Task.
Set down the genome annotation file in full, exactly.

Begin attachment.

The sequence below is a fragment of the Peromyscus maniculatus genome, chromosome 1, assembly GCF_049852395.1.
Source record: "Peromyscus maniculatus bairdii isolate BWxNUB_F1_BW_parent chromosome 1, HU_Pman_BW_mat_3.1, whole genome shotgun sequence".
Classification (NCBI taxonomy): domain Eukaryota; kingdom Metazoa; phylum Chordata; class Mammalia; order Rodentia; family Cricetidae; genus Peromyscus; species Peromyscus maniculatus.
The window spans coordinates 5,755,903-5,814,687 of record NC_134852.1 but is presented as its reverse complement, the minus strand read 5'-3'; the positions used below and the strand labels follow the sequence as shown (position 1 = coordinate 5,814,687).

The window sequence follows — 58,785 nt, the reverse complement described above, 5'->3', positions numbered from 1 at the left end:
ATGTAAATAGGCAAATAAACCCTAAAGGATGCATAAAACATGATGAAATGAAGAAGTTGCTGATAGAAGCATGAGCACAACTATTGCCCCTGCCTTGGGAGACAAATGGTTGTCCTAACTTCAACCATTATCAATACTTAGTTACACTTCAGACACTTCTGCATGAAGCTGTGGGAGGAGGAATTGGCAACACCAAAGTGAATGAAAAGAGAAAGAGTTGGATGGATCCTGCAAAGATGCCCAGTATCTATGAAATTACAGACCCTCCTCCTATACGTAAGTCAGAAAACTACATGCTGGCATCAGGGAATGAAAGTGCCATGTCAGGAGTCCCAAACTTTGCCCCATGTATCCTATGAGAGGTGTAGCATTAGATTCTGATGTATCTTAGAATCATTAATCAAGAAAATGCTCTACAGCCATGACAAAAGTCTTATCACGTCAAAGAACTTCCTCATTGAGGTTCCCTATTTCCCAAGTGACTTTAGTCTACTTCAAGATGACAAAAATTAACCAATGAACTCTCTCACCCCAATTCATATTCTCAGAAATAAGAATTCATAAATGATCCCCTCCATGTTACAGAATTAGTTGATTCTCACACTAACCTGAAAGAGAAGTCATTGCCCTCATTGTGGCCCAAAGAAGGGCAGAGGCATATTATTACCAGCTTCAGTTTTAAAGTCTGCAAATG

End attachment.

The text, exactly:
The sequence below is a fragment of the Peromyscus maniculatus genome, chromosome 1, assembly GCF_049852395.1.
Source record: "Peromyscus maniculatus bairdii isolate BWxNUB_F1_BW_parent chromosome 1, HU_Pman_BW_mat_3.1, whole genome shotgun sequence".
Classification (NCBI taxonomy): domain Eukaryota; kingdom Metazoa; phylum Chordata; class Mammalia; order Rodentia; family Cricetidae; genus Peromyscus; species Peromyscus maniculatus.
The window spans coordinates 5,755,903-5,814,687 of record NC_134852.1 but is presented as its reverse complement, the minus strand read 5'-3'; the positions used below and the strand labels follow the sequence as shown (position 1 = coordinate 5,814,687).

The window sequence follows — 58,785 nt, the reverse complement described above, 5'->3', positions numbered from 1 at the left end:
ATGTAAATAGGCAAATAAACCCTAAAGGATGCATAAAACATGATGAAATGAAGAAGTTGCTGATAGAAGCATGAGCACAACTATTGCCCCTGCCTTGGGAGACAAATGGTTGTCCTAACTTCAACCATTATCAATACTTAGTTACACTTCAGACACTTCTGCATGAAGCTGTGGGAGGAGGAATTGGCAACACCAAAGTGAATGAAAAGAGAAAGAGTTGGATGGATCCTGCAAAGATGCCCAGTATCTATGAAATTACAGACCCTCCTCCTATACGTAAGTCAGAAAACTACATGCTGGCATCAGGGAATGAAAGTGCCATGTCAGGAGTCCCAAACTTTGCCCCATGTATCCTATGAGAGGTGTAGCATTAGATTCTGATGTATCTTAGAATCATTAATCAAGAAAATGCTCTACAGCCATGACAAAAGTCTTATCACGTCAAAGAACTTCCTCATTGAGGTTCCCTATTTCCCAAGTGACTTTAGTCTACTTCAAGATGACAAAAATTAACCAATGAACTCTCTCACCCCAATTCATATTCTCAGAAATAAGAATTCATAAATGATCCCCTCCATGTTACAGAATTAGTTGATTCTCACACTAACCTGAAAGAGAAGTCATTGCCCTCATTGTGGCCCAAAGAAGGGCAGAGGCATATTATTACCAGCTTCAGTTTTAAAGTCTGCAAATG